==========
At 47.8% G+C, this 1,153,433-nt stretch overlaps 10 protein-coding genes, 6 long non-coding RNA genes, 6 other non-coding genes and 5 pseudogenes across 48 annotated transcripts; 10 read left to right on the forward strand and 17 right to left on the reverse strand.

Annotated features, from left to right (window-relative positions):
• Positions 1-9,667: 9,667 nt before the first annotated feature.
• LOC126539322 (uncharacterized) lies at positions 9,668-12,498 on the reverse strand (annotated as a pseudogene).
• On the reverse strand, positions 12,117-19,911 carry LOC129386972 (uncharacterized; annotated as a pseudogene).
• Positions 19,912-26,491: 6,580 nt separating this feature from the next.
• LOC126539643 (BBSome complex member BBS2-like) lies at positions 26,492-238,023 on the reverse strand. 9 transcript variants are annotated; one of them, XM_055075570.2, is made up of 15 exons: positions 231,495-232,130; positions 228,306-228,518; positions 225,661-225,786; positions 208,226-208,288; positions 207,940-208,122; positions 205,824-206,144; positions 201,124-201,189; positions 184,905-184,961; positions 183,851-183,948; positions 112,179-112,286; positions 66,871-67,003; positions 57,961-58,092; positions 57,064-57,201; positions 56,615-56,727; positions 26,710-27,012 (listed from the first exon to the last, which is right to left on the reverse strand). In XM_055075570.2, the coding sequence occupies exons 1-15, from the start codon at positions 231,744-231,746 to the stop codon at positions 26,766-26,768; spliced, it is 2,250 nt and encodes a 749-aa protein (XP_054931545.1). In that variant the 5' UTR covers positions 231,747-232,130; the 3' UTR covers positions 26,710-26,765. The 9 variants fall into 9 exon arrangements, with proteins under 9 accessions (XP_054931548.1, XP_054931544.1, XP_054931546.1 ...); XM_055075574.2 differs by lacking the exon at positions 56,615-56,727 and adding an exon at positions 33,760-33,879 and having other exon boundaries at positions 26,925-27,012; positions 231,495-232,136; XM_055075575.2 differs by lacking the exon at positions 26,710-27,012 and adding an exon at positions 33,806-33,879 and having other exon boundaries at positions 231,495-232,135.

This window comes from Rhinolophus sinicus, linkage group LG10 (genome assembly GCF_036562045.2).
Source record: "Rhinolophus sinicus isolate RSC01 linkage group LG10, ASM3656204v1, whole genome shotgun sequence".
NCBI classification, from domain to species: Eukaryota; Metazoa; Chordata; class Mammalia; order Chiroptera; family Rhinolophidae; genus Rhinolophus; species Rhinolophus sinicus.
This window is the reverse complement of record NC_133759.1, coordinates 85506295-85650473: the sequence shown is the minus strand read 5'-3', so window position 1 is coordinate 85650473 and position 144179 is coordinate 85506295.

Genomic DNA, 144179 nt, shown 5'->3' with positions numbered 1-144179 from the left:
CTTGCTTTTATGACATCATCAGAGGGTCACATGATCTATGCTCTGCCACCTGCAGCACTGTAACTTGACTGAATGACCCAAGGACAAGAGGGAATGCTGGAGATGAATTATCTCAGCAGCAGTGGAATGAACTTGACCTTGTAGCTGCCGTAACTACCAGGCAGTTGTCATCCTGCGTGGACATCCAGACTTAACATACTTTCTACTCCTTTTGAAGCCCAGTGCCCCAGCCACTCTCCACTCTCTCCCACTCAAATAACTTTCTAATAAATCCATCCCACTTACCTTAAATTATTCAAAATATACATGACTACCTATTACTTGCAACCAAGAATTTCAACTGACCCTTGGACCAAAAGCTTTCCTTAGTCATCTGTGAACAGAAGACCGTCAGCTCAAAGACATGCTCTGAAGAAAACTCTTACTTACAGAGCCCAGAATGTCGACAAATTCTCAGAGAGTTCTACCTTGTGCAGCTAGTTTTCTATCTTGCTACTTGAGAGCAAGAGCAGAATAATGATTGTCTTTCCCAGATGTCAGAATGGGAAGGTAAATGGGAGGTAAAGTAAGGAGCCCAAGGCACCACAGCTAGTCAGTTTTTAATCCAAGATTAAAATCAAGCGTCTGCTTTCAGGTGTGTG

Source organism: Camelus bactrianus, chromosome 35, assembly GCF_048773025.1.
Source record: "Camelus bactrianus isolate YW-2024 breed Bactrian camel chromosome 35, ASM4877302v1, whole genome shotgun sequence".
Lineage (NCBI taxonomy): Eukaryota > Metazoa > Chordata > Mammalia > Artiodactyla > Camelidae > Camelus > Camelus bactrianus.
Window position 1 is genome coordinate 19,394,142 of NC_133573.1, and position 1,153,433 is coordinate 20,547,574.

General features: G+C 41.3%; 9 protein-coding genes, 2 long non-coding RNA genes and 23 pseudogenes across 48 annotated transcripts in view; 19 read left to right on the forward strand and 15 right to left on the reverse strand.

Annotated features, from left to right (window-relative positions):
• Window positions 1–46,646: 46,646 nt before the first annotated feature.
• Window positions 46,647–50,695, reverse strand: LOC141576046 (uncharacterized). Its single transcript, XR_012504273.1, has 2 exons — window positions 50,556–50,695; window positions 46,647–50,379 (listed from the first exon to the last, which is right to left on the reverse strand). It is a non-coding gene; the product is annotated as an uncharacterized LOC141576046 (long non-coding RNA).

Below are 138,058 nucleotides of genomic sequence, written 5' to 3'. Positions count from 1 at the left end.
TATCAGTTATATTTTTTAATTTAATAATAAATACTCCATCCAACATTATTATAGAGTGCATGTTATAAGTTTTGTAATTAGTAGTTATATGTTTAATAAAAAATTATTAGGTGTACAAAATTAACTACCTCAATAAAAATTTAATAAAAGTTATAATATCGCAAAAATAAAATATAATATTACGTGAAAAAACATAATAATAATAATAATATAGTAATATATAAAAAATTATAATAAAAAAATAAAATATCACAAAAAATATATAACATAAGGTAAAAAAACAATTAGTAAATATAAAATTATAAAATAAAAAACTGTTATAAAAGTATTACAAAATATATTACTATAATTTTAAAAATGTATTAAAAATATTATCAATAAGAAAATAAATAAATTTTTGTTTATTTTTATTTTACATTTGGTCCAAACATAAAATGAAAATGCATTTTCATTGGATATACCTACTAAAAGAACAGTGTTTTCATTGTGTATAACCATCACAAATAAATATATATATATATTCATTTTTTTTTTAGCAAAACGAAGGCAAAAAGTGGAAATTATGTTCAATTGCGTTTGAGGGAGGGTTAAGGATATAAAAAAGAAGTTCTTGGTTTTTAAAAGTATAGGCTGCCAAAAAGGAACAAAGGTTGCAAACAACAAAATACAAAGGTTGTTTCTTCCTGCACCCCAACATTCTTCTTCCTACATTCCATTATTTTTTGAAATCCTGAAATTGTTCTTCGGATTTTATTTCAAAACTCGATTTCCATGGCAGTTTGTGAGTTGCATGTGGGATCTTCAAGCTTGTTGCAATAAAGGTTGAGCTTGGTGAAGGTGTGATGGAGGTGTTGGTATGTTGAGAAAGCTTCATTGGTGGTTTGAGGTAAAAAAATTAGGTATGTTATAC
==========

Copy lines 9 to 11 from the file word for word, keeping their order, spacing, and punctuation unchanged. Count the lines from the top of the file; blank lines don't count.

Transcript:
Source record: "Rhinolophus sinicus isolate RSC01 linkage group LG10, ASM3656204v1, whole genome shotgun sequence".
NCBI classification, from domain to species: Eukaryota; Metazoa; Chordata; class Mammalia; order Chiroptera; family Rhinolophidae; genus Rhinolophus; species Rhinolophus sinicus.
This window is the reverse complement of record NC_133759.1, coordinates 85506295-85650473: the sequence shown is the minus strand read 5'-3', so window position 1 is coordinate 85650473 and position 144179 is coordinate 85506295.